This is a good snap shot of the terrain surrounding the yurt. Purple, red and orange indicate terrain steep enough to slide. 

For those who do not want to go to the peak, there was an AMAZING slope about 800 feet above the yurt that Bran and I lapped for days

For those who do not want to go to the peak, there was an AMAZING slope about 800 feet above the yurt that Bran and I lapped for days

The yurt is equipped with all your daily needs (pots, pans, wood stove, firewood, propane burners, silverware, lamps, and kettle). Things I would definitely bring more of are paper towels, toilet paper, pillows, sleeping pads, games, and hand sanitizer. 

Overall the trip was pretty ideal and I would recommend it for anyone who is looking for some adventure off the beaten track. 



fowler-hilliard hut

leaving the dad car at the trailhead

beautiful frost in the morning, heading up

starting from camp hale, near minturn CO, bnna and I ski-toured up five or so miles to the fowler hillard hut, a backcountry hut part of the tenth mountain division hut system.  this system is a network of huts scattered high in the colorado rockies that are accessible by trail in the summer and ski tracks in the winter.  loaded down with two and a half day's food, clothes, and sleeping gear we made slow but steady time up the drainage, reaching treeline after three hours of toiling.  from treeline we aimed for the rounded peak of resolution mountain and continued up.  from the summit, we could see down to the northeast saddle of the mountain, where the hut stood proudly.  we pulled the climbing skins from our skis and made shaky turns (tired legs and heavy packs) down to the hut's front porch.  


skiing on shaky legs with a heavy pack

bnna chillin on the porch hydrating, our tracks down the southwest side of resolution visible in the background

dropping packs in the entry way we explored the beautiful building.  built in 2010 and outfitted with solar power, wood furnace heat, and giant picture windows facing the south, the fowler-hillard hut is an incredible building.  since we started early and moved at a good pace, we were first to arrive for the day.  we enjoyed a leisurely afternoon of lounging around the empty cabin.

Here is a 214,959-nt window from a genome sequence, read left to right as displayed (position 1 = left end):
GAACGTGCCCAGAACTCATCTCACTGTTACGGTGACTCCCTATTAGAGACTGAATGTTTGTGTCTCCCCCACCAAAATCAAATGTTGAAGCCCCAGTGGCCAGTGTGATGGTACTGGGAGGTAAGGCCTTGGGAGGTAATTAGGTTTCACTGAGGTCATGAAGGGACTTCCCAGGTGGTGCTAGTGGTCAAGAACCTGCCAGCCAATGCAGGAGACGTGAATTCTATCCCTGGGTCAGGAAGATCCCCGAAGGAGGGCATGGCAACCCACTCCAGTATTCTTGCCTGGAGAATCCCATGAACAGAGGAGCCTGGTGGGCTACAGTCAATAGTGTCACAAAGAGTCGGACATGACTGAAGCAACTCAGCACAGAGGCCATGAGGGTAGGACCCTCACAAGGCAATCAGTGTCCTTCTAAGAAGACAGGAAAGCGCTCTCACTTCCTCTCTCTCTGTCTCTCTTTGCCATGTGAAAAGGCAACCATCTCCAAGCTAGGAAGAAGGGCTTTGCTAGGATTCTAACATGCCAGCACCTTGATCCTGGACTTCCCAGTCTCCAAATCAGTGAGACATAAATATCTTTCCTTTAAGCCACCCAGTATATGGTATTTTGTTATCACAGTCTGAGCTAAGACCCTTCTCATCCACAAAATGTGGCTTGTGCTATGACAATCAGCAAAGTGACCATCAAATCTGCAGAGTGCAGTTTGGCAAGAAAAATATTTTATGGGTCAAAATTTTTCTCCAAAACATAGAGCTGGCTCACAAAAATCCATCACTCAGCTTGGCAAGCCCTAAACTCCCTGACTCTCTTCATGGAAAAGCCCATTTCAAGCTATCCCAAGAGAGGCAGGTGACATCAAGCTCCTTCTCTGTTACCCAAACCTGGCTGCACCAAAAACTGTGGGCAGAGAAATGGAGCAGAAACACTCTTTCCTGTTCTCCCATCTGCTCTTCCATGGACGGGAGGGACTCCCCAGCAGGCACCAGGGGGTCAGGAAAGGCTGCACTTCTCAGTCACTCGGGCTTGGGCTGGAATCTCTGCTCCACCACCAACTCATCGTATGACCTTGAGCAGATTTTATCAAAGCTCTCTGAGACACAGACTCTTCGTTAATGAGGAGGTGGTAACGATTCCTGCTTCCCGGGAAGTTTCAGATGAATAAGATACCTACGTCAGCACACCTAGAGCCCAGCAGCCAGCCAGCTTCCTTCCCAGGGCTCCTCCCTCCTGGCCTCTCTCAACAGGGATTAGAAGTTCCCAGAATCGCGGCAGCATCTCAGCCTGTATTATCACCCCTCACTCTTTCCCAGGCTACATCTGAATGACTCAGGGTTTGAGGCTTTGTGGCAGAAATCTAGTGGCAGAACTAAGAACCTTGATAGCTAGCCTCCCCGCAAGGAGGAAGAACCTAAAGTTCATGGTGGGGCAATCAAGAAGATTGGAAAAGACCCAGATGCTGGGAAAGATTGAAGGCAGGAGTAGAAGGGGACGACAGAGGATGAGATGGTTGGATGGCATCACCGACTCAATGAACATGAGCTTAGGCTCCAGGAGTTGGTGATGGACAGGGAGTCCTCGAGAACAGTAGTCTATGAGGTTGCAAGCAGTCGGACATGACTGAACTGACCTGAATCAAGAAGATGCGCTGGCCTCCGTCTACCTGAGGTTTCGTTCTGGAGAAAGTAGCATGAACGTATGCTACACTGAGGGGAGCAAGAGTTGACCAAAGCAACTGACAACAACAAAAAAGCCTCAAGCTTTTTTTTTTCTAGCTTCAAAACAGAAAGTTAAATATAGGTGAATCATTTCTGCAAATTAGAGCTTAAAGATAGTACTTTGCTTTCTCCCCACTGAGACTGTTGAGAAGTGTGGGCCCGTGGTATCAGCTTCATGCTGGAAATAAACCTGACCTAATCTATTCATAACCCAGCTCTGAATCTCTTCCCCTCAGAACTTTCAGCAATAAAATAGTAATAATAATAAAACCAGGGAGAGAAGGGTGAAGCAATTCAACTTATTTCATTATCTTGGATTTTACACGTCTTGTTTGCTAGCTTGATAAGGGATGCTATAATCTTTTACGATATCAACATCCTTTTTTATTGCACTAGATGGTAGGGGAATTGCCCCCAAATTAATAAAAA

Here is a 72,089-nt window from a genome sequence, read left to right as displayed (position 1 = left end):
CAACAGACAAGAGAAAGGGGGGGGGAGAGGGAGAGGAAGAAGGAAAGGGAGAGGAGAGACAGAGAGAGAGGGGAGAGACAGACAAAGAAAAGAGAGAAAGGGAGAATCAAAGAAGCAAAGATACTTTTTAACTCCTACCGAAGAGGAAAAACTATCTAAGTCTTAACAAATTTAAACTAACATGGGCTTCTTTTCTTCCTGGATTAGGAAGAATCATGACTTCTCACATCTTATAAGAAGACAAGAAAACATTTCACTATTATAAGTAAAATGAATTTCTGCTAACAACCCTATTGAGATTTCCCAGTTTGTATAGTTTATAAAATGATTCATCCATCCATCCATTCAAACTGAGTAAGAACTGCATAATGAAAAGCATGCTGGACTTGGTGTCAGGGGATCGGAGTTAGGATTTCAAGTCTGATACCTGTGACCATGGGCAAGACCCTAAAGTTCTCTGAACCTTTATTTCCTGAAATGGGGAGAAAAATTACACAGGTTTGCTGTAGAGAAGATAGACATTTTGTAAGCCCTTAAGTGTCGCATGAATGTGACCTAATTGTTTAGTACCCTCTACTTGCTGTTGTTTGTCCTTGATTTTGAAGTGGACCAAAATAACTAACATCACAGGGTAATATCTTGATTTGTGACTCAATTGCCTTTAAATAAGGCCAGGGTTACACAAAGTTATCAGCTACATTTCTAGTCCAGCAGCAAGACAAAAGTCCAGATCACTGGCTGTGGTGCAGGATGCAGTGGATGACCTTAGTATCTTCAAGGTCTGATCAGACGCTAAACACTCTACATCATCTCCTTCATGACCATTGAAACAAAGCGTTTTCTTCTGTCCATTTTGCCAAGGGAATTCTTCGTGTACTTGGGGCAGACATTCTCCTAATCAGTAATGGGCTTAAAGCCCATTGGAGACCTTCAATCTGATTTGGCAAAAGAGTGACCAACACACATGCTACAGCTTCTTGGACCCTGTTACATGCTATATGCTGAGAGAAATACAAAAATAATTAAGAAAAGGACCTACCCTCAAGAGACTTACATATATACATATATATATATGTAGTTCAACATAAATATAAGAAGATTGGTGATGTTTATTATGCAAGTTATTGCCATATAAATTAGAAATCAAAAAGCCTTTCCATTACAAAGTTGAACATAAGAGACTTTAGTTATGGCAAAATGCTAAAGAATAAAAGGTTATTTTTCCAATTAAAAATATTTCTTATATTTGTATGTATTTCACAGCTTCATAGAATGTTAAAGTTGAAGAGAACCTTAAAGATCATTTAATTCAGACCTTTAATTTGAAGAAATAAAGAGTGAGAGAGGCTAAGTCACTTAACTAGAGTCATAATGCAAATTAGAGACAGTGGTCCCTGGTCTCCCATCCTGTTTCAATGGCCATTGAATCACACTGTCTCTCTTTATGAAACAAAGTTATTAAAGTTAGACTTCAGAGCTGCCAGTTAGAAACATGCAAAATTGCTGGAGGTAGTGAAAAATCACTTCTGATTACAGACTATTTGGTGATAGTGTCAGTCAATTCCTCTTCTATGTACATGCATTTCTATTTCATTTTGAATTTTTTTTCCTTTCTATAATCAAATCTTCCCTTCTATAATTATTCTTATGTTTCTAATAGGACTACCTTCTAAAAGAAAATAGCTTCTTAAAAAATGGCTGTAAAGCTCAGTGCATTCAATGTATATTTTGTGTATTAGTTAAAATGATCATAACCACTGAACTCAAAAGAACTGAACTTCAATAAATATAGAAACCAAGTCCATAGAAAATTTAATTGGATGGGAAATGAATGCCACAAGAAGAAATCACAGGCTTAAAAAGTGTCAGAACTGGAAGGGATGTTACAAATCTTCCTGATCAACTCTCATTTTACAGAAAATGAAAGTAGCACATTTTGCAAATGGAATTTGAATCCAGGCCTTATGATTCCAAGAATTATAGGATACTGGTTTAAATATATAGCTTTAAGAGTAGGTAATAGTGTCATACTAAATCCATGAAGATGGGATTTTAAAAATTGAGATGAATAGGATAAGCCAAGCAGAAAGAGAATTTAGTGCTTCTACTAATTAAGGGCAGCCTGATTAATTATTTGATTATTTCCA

I headed out for some more skiing while bnna napped.  the north glades behind the house were skiing bottomless with no tracks anywhere to be seen, and the southwest bowl of resolution mountain in front of the house was also yielding great turns.  as I skinned back up from my second lap down the bowl, the rest of the hut's occupants began arriving.  some cool snowshoers from montana, and some friendly skiers from the northeast arrived and began preparing food, breaking out drinks, and generally making the scene.  bnna and I joined in and ate a great dinner before passing out at the ripe time of 8pm.  

heading up from the hut

seeking shelter from the wind on ptarmigan hill

the next day bnna and I headed out for a linkup.  starting from the hut, we headed again up to the summit of resolution mountain.  from the summit, we dropped into the east face, slashing turns in the beautiful windblown pow.  the first two thirds of the run were incredible, but the beautiful pow turned to heinous breakable crust in the last 500 feet.  we kickturned and groveled thru the grossness to the valley bottom.  from there, we began working our way east 3 miles up a drainage to ptarmigan pass.  as we climbed again above treeline the winds started howling, heralding the coming storm.  pushing against the wind, we got to the second peak of the day, ptarmigan hill, where a primitive hut gave us a great shelter to pull our skins and prep for the ski back to the hut.  

after lunch at the hut, we headed out again to ski the super-fun north glades with one of the cool northeasterners.  with the day waining, we retired to the hut to watch the storm roll in.  it was incredible.  the wind gusts were something like i have never seen before.

finishing the day with the storm rolling in

the next morning we woke to six new inches of powder.  bnna and I lapped the resolution bowl till our legs got heavy, before packing up and hitting the trail.  what had been a challenging day of toiling up hill with heavy packs became a couple exciting hours on the way down.  the excitement was enhanced by me tomahawking on breakable crust with a full pack, and getting inexplicably separated from bnna while within sight of the car.  

the commando run

january - 2016
white river national forest map

  • route: the commando run
  • difficulty: 14.7 miles, 3775 ft vertical gain
  • date: 1.8.2016
  • time on route: 7 hours

the commando run is a classic ski tour that connects vail pass and vail.  the route climbs from vail pass to a nearly continuous ridge line on the southwest side of i-70.  the ridge shoots north for 10-ish miles climbing up above treeline several times.  the 10th mountain division soldiers in ww2 era used the route to train to fight in the alps.  this day, my dad and I were using the route to train to race in the elk mountain grand traverse, a 40 mile ski mountaineering race taking place later in the winter.  

since i wrote this my dad and I went back and did the entire route out-and-back in a push.  good times....